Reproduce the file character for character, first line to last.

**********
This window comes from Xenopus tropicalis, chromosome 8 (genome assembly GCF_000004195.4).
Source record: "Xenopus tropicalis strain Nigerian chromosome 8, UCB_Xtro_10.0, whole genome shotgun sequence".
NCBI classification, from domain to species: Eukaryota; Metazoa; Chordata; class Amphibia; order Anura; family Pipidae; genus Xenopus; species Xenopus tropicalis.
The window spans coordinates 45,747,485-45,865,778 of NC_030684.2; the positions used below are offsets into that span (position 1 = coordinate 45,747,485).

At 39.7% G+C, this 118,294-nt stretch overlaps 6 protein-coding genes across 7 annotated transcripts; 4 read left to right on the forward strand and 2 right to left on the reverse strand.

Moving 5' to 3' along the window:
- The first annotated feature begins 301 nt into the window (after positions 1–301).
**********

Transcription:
This window comes from Xenopus tropicalis, chromosome 8 (genome assembly GCF_000004195.4).
Source record: "Xenopus tropicalis strain Nigerian chromosome 8, UCB_Xtro_10.0, whole genome shotgun sequence".
NCBI classification, from domain to species: Eukaryota; Metazoa; Chordata; class Amphibia; order Anura; family Pipidae; genus Xenopus; species Xenopus tropicalis.
The window spans coordinates 45,747,485-45,865,778 of NC_030684.2; the positions used below are offsets into that span (position 1 = coordinate 45,747,485).

At 39.7% G+C, this 118,294-nt stretch overlaps 6 protein-coding genes across 7 annotated transcripts; 4 read left to right on the forward strand and 2 right to left on the reverse strand.

Moving 5' to 3' along the window:
- The first annotated feature begins 301 nt into the window (after positions 1–301).